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SFU Co-op Student

Sonya in an office setting
These coping strategies allowed me to continue to exist in certain environments, without having to struggle.

Can an office be “too quiet”? Is that even a thing?

After weeks of feeling unusually tired, and having trouble concentrating, I finally approached my coop advisor, and discovered that my new office was just too quiet for me.

WHAT A SILLY PROBLEM TO HAVE! After years of complaining about noisy trains, libraries, and roommates, was I SERIOUSLY now being disrupted by too much silence?! Turns out that this is a real thing.

I wanted to write this blog post for future students (extroverts, introverts, and ambiverts alike) who are still discovering and accepting their workplace preferences. Realizing that you have needs can be frustrating, but it is only by accepting them that we can adapt and succeed. 

I promise that it will lead to good things!

Tip 1: Struggle & Denial

The first thing I experienced was a few solid weeks of internal struggle, and I think it’s important to let this happen. Listen to what your body is telling you, and adjust accordingly. I definitely have the bad habit of “toughing it out”, as many of us students do.

I am here to tell you, it is ok to accept and explore your discomfort, and I promise that it will go away if you let yourself feel it! A small amount of discomfort is a wonderful thing, in that it can lead you to answers and move you forward.

My advice: 

Drink lots of water, get more sleep than you think you need, and try starting a daily journal. Starting a journal can give you the space to explore both your physical sensations and your thoughts in a no-judgement environment. You can later refer to it to look for trends. This helped me be more honest with myself, and reflect more deeply.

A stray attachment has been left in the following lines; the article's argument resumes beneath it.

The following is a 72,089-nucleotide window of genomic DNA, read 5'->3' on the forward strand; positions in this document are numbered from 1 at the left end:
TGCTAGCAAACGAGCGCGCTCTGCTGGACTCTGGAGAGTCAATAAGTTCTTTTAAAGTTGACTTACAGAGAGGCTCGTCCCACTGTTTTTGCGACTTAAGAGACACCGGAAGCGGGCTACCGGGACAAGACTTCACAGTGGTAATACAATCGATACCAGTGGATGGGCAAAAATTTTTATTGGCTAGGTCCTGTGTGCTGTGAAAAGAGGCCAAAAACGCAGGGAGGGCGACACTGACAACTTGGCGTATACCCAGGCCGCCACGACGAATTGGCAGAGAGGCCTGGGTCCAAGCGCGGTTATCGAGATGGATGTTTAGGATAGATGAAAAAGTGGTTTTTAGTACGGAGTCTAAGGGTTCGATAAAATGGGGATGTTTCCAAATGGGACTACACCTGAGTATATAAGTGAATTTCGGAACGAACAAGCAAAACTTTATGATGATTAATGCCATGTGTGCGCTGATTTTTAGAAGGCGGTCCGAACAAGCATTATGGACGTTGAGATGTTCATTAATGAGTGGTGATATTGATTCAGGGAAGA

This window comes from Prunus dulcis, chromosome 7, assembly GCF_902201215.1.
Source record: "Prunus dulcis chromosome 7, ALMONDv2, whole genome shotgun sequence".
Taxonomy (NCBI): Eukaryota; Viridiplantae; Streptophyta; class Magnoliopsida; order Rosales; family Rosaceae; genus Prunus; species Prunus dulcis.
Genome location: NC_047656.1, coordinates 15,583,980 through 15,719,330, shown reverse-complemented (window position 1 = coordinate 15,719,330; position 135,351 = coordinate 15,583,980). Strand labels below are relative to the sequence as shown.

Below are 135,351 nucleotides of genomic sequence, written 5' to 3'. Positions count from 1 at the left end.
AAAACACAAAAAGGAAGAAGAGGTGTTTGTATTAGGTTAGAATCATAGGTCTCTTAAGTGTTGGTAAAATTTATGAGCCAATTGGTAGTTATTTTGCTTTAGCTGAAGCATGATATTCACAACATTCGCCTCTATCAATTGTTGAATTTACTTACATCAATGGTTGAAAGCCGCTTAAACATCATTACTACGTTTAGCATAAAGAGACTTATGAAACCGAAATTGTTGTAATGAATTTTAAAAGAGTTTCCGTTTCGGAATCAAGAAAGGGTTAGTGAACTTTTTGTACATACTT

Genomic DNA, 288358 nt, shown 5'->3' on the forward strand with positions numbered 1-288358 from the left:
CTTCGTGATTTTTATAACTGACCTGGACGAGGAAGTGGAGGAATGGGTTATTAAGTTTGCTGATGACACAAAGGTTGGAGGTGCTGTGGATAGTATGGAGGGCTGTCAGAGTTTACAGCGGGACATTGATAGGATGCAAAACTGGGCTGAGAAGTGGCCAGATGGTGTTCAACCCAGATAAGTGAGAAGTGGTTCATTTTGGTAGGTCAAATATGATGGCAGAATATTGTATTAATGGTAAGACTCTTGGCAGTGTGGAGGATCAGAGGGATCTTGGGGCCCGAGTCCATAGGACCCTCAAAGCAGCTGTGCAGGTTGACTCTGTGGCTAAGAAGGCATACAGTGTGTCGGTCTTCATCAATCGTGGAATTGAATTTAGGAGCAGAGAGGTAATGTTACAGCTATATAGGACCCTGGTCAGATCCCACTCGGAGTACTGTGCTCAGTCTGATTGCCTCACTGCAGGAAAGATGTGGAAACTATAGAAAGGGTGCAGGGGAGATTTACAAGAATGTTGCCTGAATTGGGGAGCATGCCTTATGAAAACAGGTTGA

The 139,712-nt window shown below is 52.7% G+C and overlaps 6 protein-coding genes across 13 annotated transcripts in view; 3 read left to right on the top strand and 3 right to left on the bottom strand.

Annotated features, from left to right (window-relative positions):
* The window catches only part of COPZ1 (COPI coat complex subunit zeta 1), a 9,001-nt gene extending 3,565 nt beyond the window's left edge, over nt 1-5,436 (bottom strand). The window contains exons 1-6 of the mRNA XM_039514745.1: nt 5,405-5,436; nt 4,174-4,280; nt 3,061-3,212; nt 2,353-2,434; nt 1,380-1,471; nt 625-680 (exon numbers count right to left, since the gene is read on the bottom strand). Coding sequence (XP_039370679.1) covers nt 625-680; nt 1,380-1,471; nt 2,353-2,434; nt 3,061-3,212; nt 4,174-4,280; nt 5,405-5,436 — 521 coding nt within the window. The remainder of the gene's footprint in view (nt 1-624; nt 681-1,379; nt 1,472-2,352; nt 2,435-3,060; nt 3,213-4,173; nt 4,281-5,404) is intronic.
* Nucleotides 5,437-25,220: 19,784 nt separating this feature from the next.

Tip 2: Me-Search

You knew this was coming. Research your personality and work preferences. By doing this, I learnt that extroverts can feel physically drained by their environments too. While my introvert friends recharge with alone time, I needed community and collaboration to recharge. Without it, no amount of “toughing it out” could re-energize me. With this, I discovered that working in a more individualistic office environment was draining for my personality.

My advice: 

I started with the classic Myers Briggs test, and other similar personality tests like: 16 Personalities, or  Communication Styles. A good place to find more of these is on the career services website, or any career related blogs.  I also simply googled “work environments”, and “communication styles”, and skimmed through career books (which I found for free at my local library) like “What Color Is Your Parachute?” and “What Next”.

Tip 3: Reach Out

Personally, I find it very helpful to hear other people’s career journeys. While books offer some of this, finding people to have a back-and-forth with can be extremely beneficial.

After doing the research, I was more equipped to clearly explain what I was going through, and ask for advice accordingly. I had coffee dates and informational interviews with close friends and family (who I felt most comfortable with), with other coop students (who I contacted through canvas), and finally with industry professionals that I either admired or related to. My super supportive boss referred me to a “speed mentorship” session in Vancouver to listen to more professional journeys, which was really helpful.